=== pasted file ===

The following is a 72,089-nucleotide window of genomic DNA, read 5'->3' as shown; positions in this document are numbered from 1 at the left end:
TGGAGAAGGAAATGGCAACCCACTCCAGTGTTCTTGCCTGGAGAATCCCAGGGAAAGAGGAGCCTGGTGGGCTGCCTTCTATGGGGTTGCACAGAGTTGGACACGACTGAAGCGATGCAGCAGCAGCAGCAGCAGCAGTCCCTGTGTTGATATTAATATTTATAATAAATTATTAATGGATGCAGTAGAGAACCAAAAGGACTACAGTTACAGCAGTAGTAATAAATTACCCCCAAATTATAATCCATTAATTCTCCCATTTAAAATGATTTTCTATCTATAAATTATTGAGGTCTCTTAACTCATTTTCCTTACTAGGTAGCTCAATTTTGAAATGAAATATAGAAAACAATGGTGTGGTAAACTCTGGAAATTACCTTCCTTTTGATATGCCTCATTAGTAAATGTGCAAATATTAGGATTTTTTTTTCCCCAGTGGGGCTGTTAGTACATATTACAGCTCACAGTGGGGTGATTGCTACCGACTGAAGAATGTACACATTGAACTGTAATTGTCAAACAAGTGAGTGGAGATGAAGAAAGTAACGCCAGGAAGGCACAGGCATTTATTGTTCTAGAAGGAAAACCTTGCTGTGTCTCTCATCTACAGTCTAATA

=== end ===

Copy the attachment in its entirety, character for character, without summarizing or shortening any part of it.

The following is a 72,089-nucleotide window of genomic DNA, read 5'->3' as shown; positions in this document are numbered from 1 at the left end:
TGGAGAAGGAAATGGCAACCCACTCCAGTGTTCTTGCCTGGAGAATCCCAGGGAAAGAGGAGCCTGGTGGGCTGCCTTCTATGGGGTTGCACAGAGTTGGACACGACTGAAGCGATGCAGCAGCAGCAGCAGCAGCAGTCCCTGTGTTGATATTAATATTTATAATAAATTATTAATGGATGCAGTAGAGAACCAAAAGGACTACAGTTACAGCAGTAGTAATAAATTACCCCCAAATTATAATCCATTAATTCTCCCATTTAAAATGATTTTCTATCTATAAATTATTGAGGTCTCTTAACTCATTTTCCTTACTAGGTAGCTCAATTTTGAAATGAAATATAGAAAACAATGGTGTGGTAAACTCTGGAAATTACCTTCCTTTTGATATGCCTCATTAGTAAATGTGCAAATATTAGGATTTTTTTTTCCCCAGTGGGGCTGTTAGTACATATTACAGCTCACAGTGGGGTGATTGCTACCGACTGAAGAATGTACACATTGAACTGTAATTGTCAAACAAGTGAGTGGAGATGAAGAAAGTAACGCCAGGAAGGCACAGGCATTTATTGTTCTAGAAGGAAAACCTTGCTGTGTCTCTCATCTACAGTCTAATA